Apocalypticism

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"The belief in an approaching confrontation, cataclysmic event, or transformation of epochal proportion, about which a select few have forewarning so they can make appropriate preparations. From a Greek root word suggesting unveiling hidden information or revealing secret knowledge about unfolding human events. The dualist or demonized version involves a final show-down struggle between absolute good and absolute evil. In Christianity there are competing apocalyptic prophetic traditions based on demonization or liberation. Central to Christianity, the tradition also exists in Judaism, Islam, and other religions and secular belief structures. Believers can be passive or active in anticipation; and optimistic or pessimistic about the outcome. Sometimes used similarly to the term millenarianism." [1]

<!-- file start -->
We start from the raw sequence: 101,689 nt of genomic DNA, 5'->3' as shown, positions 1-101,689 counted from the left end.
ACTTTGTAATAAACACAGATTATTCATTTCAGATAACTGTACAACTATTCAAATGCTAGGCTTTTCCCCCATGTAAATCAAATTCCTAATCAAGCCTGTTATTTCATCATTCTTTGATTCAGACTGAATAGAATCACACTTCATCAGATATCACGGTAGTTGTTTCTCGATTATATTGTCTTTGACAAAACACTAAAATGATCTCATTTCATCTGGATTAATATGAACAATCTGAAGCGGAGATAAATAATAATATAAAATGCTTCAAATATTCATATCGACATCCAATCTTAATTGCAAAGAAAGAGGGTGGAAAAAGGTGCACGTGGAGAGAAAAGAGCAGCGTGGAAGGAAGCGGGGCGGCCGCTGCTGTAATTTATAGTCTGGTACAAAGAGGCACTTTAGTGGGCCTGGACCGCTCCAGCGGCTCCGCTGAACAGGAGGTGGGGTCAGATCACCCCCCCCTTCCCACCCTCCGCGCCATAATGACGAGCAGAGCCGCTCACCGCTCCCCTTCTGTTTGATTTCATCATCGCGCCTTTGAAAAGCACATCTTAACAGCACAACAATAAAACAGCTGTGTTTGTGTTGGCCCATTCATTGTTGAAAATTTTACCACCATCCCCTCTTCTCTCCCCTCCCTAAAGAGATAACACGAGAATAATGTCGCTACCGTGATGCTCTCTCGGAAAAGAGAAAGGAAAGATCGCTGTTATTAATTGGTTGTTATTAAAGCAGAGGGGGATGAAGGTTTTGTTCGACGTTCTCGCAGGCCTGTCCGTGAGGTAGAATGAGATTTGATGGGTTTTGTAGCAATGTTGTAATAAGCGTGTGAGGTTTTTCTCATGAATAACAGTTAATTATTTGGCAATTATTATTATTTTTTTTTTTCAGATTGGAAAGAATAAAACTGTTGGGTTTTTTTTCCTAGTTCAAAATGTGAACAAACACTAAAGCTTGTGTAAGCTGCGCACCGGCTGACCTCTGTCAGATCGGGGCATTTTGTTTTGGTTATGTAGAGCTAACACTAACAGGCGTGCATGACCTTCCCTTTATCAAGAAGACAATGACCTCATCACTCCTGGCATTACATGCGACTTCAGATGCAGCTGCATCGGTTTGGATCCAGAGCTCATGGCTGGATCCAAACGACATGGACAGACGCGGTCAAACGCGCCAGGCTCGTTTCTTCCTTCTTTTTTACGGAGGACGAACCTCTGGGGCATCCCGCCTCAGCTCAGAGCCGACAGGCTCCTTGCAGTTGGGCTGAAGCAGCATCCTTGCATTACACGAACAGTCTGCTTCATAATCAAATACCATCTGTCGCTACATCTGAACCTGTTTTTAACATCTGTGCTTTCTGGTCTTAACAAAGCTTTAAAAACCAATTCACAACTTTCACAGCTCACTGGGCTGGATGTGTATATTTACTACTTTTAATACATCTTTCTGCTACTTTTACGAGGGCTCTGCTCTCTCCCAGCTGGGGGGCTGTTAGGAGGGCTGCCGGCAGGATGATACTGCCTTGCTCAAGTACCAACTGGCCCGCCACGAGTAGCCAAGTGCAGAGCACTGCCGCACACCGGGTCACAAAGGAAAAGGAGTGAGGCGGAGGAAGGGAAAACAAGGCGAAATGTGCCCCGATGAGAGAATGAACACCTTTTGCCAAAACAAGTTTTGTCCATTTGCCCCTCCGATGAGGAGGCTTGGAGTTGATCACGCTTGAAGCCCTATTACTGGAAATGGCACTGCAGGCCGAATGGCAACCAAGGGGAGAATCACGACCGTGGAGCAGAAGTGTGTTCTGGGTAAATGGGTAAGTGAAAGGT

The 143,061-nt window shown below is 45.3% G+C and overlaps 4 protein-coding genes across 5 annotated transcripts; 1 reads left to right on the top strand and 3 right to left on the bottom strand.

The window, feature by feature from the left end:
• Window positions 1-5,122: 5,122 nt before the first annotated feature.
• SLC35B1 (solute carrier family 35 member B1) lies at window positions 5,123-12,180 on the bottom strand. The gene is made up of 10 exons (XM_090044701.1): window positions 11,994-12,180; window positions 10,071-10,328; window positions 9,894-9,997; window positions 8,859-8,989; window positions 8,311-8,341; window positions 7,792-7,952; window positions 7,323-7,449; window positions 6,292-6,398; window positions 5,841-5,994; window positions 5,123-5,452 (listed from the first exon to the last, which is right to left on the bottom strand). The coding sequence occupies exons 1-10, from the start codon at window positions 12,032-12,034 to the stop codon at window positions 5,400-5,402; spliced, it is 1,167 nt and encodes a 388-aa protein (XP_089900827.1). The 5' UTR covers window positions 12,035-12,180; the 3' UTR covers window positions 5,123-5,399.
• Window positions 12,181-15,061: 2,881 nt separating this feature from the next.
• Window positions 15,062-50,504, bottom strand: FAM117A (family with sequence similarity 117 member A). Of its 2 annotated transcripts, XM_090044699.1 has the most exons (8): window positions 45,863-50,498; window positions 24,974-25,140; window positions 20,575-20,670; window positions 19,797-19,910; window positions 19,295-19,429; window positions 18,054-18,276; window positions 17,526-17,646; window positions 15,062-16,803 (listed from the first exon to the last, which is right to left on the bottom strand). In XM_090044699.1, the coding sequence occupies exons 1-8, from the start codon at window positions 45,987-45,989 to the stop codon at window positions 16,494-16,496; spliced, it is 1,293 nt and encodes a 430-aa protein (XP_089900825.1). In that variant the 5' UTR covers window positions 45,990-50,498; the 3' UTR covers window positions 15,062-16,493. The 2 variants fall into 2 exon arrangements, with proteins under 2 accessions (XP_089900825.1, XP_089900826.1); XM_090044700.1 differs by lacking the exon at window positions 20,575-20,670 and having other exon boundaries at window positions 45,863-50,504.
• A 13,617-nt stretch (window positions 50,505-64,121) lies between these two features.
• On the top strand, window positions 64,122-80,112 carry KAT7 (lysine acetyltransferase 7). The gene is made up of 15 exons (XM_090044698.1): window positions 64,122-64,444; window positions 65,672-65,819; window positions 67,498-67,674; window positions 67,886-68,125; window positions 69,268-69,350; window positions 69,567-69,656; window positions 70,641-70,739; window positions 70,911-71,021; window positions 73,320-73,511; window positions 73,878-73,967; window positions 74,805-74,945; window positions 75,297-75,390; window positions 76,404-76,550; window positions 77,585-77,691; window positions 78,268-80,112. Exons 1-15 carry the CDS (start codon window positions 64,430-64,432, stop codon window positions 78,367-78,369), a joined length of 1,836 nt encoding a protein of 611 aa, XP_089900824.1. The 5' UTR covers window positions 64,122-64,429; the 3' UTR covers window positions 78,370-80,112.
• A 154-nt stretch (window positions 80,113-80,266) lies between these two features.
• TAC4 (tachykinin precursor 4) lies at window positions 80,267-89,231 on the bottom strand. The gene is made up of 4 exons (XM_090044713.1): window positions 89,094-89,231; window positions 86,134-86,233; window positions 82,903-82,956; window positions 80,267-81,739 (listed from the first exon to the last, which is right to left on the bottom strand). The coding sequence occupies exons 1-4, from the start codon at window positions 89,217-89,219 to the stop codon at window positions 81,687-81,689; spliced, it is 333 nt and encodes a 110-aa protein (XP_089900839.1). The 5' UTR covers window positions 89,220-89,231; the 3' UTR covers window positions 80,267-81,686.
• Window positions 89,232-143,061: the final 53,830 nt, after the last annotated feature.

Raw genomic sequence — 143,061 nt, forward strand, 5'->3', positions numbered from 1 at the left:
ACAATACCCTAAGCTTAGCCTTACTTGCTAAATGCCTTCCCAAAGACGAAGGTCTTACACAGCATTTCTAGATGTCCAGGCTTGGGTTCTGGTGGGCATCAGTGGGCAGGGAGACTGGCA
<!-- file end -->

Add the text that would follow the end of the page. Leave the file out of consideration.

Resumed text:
SourceWatch Resources

External links

  • Jane Lampman, The end of the world, Christian Science Monitor, February 18, 2004: "A 2002 survey showed that 59 percent of Americans believe that the events in the Bible book of Revelation will occur in the future. ... The theology behind end-time prophecy - premillennial dispensationalism (from the idea that God has divided history into ages, or dispensations) - emerged in 19th-century England. It was brought to America by missionary John Nelson Darby and spread at evangelistic conferences. ... While believers say it spurs righteous living and helps discern God's plan for the world, others see it as fostering a skewed sense of history and of what Christianity is about."